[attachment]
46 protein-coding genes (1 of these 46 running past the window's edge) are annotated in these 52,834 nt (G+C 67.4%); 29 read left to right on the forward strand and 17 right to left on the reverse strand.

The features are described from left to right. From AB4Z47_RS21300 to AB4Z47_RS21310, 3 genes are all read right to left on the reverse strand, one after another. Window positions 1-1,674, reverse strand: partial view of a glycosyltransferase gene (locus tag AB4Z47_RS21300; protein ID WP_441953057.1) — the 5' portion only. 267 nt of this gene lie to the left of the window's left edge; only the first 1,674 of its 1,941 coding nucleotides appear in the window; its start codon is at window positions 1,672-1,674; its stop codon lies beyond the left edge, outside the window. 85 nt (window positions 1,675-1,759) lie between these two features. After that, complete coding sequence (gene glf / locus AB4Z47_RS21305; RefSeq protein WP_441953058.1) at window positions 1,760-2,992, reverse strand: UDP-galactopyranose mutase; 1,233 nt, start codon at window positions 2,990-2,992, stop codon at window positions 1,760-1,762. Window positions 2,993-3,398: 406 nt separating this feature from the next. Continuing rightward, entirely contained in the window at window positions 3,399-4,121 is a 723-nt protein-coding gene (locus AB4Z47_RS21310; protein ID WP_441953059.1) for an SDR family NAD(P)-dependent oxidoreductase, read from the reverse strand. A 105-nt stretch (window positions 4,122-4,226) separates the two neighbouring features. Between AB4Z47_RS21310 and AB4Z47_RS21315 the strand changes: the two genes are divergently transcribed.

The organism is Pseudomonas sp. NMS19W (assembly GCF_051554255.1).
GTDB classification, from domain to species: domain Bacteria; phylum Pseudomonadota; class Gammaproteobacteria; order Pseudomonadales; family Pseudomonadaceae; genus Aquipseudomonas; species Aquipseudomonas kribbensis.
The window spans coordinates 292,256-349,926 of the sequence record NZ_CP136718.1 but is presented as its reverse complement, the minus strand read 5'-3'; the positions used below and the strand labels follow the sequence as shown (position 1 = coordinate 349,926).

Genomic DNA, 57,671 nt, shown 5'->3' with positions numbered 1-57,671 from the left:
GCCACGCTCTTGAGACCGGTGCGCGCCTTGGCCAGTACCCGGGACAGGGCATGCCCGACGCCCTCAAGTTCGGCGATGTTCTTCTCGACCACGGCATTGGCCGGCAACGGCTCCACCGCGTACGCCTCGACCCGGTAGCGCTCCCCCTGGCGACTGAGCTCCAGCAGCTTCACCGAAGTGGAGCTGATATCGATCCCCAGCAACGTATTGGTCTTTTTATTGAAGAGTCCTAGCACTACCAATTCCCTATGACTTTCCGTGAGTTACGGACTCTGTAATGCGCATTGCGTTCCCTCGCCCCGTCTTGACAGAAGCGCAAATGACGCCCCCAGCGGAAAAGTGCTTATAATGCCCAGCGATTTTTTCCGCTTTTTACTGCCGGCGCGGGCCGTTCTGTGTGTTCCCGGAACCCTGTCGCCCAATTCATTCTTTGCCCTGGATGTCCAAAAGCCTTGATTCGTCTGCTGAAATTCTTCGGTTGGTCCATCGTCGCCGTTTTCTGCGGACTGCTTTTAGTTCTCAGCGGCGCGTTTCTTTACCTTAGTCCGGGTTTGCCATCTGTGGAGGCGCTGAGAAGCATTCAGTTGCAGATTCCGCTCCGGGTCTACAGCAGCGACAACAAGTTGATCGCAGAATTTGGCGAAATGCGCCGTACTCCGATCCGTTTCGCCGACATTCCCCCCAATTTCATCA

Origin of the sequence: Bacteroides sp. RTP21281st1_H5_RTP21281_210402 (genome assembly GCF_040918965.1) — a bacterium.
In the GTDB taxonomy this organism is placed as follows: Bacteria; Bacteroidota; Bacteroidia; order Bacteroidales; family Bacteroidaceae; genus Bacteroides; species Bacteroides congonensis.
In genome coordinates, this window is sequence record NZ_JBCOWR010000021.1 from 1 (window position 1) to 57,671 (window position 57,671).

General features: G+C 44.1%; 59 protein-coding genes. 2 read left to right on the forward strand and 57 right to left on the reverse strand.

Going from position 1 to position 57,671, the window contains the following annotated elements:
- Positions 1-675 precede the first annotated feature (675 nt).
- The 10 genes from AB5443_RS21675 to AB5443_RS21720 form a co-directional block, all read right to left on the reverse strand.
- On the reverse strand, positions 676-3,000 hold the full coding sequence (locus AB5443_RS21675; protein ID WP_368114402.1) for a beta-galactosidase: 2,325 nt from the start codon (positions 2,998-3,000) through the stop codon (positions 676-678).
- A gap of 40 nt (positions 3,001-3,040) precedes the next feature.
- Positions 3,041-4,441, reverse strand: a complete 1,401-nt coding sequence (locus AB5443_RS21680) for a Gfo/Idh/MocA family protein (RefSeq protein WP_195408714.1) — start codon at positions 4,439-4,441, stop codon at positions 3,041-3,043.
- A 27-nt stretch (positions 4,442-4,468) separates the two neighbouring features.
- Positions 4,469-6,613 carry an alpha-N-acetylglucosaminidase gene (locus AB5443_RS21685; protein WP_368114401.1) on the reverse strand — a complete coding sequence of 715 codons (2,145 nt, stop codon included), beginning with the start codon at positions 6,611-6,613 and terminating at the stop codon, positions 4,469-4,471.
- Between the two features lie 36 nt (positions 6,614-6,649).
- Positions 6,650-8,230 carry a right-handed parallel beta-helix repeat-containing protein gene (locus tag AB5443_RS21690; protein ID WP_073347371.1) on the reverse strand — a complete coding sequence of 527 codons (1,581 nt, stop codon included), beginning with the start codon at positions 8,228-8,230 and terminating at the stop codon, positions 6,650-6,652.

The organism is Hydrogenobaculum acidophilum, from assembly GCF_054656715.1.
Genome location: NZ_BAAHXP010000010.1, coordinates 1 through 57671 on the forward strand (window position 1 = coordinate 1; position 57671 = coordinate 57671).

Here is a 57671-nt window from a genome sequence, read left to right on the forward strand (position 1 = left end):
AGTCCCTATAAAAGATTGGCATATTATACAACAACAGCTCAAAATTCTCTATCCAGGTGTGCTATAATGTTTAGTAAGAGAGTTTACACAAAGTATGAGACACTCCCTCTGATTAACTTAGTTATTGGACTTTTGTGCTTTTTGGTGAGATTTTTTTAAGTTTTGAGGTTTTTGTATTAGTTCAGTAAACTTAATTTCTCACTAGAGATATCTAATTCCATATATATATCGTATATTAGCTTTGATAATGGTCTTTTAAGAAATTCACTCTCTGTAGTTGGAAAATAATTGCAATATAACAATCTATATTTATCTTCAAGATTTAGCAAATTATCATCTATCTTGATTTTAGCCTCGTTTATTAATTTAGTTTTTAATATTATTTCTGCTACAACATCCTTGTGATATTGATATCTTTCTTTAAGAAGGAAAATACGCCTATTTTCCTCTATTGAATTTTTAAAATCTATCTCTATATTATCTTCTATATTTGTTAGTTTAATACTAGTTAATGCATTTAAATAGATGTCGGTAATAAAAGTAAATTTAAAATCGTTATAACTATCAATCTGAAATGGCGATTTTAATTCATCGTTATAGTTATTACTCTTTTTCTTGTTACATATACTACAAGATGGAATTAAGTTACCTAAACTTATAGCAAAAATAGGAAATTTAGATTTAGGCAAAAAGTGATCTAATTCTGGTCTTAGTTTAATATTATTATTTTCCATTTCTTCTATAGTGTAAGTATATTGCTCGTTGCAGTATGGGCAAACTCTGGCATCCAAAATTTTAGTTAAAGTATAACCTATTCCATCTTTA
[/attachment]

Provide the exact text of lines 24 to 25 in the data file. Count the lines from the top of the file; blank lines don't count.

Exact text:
Here is a 57671-nt window from a genome sequence, read left to right on the forward strand (position 1 = left end):
AGTCCCTATAAAAGATTGGCATATTATACAACAACAGCTCAAAATTCTCTATCCAGGTGTGCTATAATGTTTAGTAAGAGAGTTTACACAAAGTATGAGACACTCCCTCTGATTAACTTAGTTATTGGACTTTTGTGCTTTTTGGTGAGATTTTTTTAAGTTTTGAGGTTTTTGTATTAGTTCAGTAAACTTAATTTCTCACTAGAGATATCTAATTCCATATATATATCGTATATTAGCTTTGATAATGGTCTTTTAAGAAATTCACTCTCTGTAGTTGGAAAATAATTGCAATATAACAATCTATATTTATCTTCAAGATTTAGCAAATTATCATCTATCTTGATTTTAGCCTCGTTTATTAATTTAGTTTTTAATATTATTTCTGCTACAACATCCTTGTGATATTGATATCTTTCTTTAAGAAGGAAAATACGCCTATTTTCCTCTATTGAATTTTTAAAATCTATCTCTATATTATCTTCTATATTTGTTAGTTTAATACTAGTTAATGCATTTAAATAGATGTCGGTAATAAAAGTAAATTTAAAATCGTTATAACTATCAATCTGAAATGGCGATTTTAATTCATCGTTATAGTTATTACTCTTTTTCTTGTTACATATACTACAAGATGGAATTAAGTTACCTAAACTTATAGCAAAAATAGGAAATTTAGATTTAGGCAAAAAGTGATCTAATTCTGGTCTTAGTTTAATATTATTATTTTCCATTTCTTCTATAGTGTAAGTATATTGCTCGTTGCAGTATGGGCAAACTCTGGCATCCAAAATTTTAGTTAAAGTATAACCTATTCCATCTTTA